The Impact of COVID-19 on Non-Profits

A look at the early data

The early research about non-profits and the pandemic shows a sector in crisis, but with a potential silver lining.

Finding that silver lining means steering away from questions like “When can we get back to normal?” and instead focusing on questions such as “How do we engage with our mission given the challenges of the moment?” and, “How do we help our supporters help us?”

Let’s start with the data.

A Charities Aid Foundation of America survey of non-profits found that two-thirds of non-profits were already experiencing a drop in contributions by late March.

A Fidelity Charity survey of donors and volunteers found that:

  • Nearly half of recent volunteers expected to decrease or stop their volunteer activities because of the pandemic; rising to three in five among older volunteers.
  • About 21% of donors either plan to give less, primarily due to their own economic situation, or aren’t sure about their giving plans.

At the same time, the Fidelity Charity survey reveals deep concern and commitment to non-profits among donors and volunteers:

  • Half of all donors surveyed are concerned about the survival of non-profits, generally, rising to eight in ten concerned specifically about health- and human-services-related non-profits.
  • And when it comes to donations in general, most respondents were committed to giving, saying they will maintain (54%) or even increase (25%) their donations this year.

The data so far is limited, but taken together, suggest that while the spirit may be willing, the flesh (and the pocketbook) may be nervous. Many non-profits are likely to face challenges with both fundraising and volunteerism for the foreseeable future.

Unfortunately, for some non-profits, a disruption in fundraising and volunteers has coincided with a massive increase in the need for services. Consider food banks, which are facing unprecedented demand, but are also operating sometimes with reduced manpower and always with the complications of social distancing.

Other organizations, such as arts and cultural organizations, have seen sudden drops in revenue due to the shuttering of operations. Just last week, the Guthrie, one of the nation’s top regional theatres, announced that it was cutting 79% of its staff while performances are on hold. Others are sure to follow.

Across the board, fundraisers—which can account for a significant percentage of annual revenue—have been canceled or moved online, with no sense of when such face-to-face gatherings may once again be done safely.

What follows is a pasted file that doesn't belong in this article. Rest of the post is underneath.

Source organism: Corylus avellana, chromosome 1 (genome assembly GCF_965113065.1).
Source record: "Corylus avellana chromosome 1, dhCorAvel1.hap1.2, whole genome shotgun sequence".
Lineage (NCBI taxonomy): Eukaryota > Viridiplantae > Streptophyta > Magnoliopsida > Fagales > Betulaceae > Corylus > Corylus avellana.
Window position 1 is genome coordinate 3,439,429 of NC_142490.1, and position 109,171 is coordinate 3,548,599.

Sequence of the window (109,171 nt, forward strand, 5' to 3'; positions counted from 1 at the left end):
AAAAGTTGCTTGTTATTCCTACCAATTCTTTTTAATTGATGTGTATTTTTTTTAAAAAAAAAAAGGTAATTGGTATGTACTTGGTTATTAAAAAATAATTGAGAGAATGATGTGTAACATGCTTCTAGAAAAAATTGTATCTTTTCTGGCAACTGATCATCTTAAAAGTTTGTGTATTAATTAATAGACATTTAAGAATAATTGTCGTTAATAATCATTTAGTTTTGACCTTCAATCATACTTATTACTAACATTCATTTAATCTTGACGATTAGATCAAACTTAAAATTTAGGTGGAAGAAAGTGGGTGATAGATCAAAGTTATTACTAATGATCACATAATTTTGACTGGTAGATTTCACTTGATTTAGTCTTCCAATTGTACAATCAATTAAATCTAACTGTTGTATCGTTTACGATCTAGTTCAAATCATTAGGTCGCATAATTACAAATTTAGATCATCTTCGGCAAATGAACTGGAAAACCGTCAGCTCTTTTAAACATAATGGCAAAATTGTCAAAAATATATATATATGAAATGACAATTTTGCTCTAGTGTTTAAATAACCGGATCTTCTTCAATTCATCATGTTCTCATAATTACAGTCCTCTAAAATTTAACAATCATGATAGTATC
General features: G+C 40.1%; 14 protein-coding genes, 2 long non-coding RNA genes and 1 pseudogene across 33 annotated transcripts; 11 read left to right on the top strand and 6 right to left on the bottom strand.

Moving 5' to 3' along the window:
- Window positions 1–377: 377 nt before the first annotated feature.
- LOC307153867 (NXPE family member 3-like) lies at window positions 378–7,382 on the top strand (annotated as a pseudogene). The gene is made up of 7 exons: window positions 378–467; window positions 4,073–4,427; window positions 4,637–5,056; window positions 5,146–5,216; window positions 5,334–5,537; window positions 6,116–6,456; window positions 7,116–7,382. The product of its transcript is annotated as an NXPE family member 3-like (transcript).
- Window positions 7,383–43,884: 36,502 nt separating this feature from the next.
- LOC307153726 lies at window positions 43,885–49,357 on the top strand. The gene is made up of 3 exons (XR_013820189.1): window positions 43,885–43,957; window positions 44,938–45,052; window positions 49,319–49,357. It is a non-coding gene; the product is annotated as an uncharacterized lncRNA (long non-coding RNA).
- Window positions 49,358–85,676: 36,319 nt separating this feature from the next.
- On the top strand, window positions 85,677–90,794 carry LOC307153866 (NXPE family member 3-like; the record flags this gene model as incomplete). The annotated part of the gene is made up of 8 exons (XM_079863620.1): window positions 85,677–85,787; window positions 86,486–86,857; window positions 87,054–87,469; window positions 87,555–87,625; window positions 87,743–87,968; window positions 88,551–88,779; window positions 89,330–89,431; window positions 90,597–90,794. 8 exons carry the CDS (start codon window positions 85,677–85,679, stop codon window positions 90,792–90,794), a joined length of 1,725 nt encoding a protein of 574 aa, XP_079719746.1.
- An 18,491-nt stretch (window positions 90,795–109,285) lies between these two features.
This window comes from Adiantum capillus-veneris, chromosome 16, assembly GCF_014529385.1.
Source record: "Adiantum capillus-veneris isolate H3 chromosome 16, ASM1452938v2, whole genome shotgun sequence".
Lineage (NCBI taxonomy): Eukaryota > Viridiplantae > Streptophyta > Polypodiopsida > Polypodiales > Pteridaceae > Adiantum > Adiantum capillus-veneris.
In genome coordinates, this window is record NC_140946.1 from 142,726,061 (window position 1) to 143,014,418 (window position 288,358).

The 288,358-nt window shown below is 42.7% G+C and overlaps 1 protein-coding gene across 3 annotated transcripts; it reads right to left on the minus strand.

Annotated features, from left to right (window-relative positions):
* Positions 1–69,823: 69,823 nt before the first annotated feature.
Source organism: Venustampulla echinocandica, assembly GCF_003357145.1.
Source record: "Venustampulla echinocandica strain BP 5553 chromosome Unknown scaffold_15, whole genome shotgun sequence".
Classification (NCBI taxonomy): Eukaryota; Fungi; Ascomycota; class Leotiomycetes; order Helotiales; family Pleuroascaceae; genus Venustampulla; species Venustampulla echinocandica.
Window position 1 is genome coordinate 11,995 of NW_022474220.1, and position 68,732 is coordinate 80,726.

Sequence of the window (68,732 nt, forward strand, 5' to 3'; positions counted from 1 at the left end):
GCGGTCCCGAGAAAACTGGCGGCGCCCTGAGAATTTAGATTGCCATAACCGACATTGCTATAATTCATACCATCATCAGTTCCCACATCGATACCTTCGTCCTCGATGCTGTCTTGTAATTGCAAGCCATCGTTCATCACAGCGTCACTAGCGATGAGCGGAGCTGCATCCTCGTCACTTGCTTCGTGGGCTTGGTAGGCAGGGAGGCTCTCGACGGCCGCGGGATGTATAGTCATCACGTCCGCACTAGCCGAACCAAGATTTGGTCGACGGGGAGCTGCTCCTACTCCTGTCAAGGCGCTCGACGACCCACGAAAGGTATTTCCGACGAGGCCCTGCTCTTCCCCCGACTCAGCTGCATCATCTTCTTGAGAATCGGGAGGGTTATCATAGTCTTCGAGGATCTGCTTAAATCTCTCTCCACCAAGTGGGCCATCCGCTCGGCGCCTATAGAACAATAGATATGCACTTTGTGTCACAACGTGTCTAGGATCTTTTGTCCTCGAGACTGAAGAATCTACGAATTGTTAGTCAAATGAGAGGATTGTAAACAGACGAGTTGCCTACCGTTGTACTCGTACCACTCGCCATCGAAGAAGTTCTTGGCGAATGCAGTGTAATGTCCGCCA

When feeling besieged, it is tempting to hunker down and wait out the storm, and the coronavirus pandemic looks to be the storm of a lifetime. But we believe that hunkering down is a strategic mistake, particularly for non-profit organizations.

The best way to prepare for an unknown future is to focus on the present, and that means having the kind of information that allows for the best decision at this time. As the data suggests, despite the decline in contributions and volunteerism, there is a significant public spirit of solidarity that can be tapped into right now.

We believe non-profits that are able to adjust to the times and meet the needs and mood of the public may be able to not only weather the initial storm, but also emerge renewed and even strengthened.

Food banks may have been hit hard, but we see signs of rallying around the need. Supermarket chain Publix has started buying food from producers that was originally earmarked for shuttered schools and restaurants and re-directing it to charities.

The food chain is transforming in other ways. For example, Community Supported Agriculture (CSA) has seen a significant membership spike as people value the ability to buy fresh, locally-grown food directly from producers, rather than face grocery stores that may carry increased risk of infection.

According to the Fidelity Charity survey, while donors remain committed to supporting the causes they care about, many also say that they are uncertain how best to direct their support in light of the pandemic.

Understanding what kind of programs, activities, and messaging may resonate with and mobilize its supporter base can keep the organization connected to its donors and volunteers and help see it through these initial months of the crisis and beyond.

The next phase will be about adjustment. We are undoubtedly looking at a changed world, and this means figuring out how to speak to the needs and values of this “new normal.” But waiting for the new normal to fully emerge means waiting too long.

At Willow, we’re interested in helping non-profits survive the crisis and thrive in its aftermath because this period has revealed how important institutions and organizations that bind us together truly are.

If you have questions that need answers, or aren’t even sure yet what questions you should be asking, please contact us. We’re here to help.

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